business where looking for ways to innovate is very important, as is time


    Just to clarify, innovation in the core product is a long-term game for

    reasons of investment and regulation, so the focus is on an innovative

    approach to how things are done.

    I can therefore understand his deep frustration when he describes the weekly telecon. A large number of people assemble at the same time

    every week around their conference phones. The time is chosen to accommodate as many of the global team and their direct reports as

    possible, but inevitably some people are up really early and some really late. There is an understandable impact on operational effectiveness

    and family life.

    The first item on the agenda is to understand who is on the line. Given that there are over fifty people on the call yes, you did read that

    correctly this takes some time. The boss then launches into a list of the other items she wants to cover, then starts the meeting. I use the

    word meeting advisedly here. As Im sure youll have worked out already, this format is not the most effic ient or appropriate for an exchange of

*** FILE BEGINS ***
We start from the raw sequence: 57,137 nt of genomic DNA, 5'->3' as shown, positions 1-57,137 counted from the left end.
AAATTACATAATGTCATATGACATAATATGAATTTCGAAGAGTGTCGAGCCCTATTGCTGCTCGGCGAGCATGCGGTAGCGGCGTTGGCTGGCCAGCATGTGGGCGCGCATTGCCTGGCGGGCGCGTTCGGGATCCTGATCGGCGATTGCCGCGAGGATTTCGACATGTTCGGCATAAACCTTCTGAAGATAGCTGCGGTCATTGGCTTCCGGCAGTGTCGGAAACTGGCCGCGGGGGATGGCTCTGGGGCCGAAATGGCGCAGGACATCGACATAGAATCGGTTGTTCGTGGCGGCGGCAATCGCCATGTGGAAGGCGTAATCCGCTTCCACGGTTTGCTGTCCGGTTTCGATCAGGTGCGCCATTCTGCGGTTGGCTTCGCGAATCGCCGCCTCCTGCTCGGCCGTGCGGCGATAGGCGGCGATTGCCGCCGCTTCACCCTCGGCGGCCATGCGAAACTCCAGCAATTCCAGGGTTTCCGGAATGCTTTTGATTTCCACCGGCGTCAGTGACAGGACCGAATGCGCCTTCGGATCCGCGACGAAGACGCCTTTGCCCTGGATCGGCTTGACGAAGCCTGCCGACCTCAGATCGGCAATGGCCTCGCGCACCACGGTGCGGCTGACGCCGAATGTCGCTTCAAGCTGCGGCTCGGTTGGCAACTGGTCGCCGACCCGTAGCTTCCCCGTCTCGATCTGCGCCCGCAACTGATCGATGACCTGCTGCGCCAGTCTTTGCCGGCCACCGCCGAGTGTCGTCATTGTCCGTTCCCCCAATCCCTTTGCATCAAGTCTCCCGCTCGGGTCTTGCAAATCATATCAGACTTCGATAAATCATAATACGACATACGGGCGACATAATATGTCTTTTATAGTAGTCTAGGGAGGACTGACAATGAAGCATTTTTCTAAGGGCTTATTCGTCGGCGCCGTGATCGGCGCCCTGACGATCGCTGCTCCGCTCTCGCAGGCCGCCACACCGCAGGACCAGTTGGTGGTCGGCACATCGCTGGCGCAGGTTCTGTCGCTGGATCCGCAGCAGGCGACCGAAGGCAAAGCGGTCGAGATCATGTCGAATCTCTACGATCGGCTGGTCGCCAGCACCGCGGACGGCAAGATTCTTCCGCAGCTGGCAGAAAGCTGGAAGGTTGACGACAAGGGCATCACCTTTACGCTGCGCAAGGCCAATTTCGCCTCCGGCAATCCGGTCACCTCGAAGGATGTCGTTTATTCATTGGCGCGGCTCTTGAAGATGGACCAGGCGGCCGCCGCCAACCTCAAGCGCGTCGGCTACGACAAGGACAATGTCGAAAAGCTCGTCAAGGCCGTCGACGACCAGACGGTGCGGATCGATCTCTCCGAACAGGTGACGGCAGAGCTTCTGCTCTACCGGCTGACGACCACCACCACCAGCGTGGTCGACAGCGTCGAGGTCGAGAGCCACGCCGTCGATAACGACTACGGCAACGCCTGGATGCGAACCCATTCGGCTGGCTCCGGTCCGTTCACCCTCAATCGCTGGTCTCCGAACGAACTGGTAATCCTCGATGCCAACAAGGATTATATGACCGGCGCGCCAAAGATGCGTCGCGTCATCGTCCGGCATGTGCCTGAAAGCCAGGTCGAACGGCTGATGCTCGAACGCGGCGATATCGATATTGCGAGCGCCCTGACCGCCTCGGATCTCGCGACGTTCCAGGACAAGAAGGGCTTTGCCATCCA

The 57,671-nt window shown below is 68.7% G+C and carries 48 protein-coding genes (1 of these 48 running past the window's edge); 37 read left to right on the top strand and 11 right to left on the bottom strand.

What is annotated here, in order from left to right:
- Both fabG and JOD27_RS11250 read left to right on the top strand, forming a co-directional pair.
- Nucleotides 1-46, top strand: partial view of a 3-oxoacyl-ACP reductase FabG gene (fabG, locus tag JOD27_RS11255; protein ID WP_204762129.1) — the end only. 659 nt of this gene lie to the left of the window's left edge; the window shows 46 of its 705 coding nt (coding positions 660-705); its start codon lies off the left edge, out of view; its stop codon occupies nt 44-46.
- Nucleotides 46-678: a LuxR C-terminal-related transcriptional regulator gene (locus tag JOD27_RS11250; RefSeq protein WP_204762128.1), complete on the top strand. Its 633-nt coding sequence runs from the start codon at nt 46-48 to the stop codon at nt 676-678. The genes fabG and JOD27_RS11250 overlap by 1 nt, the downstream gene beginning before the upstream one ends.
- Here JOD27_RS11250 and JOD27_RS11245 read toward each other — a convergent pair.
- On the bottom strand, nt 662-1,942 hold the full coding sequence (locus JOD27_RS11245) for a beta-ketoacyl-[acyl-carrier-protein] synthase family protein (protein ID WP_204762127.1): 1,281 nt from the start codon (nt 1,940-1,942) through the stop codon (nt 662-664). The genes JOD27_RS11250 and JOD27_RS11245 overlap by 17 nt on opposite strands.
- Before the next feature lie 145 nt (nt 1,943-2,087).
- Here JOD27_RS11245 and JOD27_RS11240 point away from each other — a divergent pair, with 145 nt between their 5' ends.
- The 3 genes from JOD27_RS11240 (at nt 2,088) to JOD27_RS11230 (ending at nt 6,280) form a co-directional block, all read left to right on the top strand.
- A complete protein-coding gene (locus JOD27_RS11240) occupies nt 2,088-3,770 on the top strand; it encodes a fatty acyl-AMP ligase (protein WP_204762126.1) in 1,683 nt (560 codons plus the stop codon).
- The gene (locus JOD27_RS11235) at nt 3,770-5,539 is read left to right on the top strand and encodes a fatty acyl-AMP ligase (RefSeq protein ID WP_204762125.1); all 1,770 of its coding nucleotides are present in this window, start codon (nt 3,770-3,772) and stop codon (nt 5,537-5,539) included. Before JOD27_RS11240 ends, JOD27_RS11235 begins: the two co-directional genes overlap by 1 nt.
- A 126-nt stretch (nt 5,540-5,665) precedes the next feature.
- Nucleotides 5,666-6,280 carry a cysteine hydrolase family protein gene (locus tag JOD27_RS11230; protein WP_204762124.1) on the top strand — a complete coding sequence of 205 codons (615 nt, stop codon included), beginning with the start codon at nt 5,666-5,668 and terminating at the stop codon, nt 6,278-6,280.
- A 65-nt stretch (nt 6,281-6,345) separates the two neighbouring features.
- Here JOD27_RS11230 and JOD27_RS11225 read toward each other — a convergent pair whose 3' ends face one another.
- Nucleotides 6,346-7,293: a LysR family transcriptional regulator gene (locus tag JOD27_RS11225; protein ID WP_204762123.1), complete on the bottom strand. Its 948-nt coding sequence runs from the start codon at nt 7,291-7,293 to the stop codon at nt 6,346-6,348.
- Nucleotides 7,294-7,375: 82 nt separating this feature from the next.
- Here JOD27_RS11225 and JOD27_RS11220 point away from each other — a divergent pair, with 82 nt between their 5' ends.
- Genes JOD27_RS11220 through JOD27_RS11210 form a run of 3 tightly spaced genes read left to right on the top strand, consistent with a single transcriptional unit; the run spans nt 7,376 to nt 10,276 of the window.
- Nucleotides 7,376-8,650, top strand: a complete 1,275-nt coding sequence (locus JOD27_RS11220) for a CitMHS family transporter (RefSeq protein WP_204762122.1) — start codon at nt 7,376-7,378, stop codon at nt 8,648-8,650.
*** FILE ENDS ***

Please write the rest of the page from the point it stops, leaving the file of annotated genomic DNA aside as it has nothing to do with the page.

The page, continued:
views, so it simply degenerates into a monologue interspersed with questions directed at the usual suspects on the call. J im, what do you

    think? wakes Jim up with a start to realize his mind had drifted somewhere else.. And before you know it the hour is up and everybody is

    signing off.

    An agenda is produced in advance, with different people chosen at random to speak on ideas for initiatives to improve the effectiveness of the

    business. These often dont relate to previous initiatives that are just left to roll on, leading to a large number of projects and a small number of

    completions. Over time the operating managers have realized the situation, so are sapped of the energy and will to persevere. This is even

    before the regulatory implications of any change can be evaluated.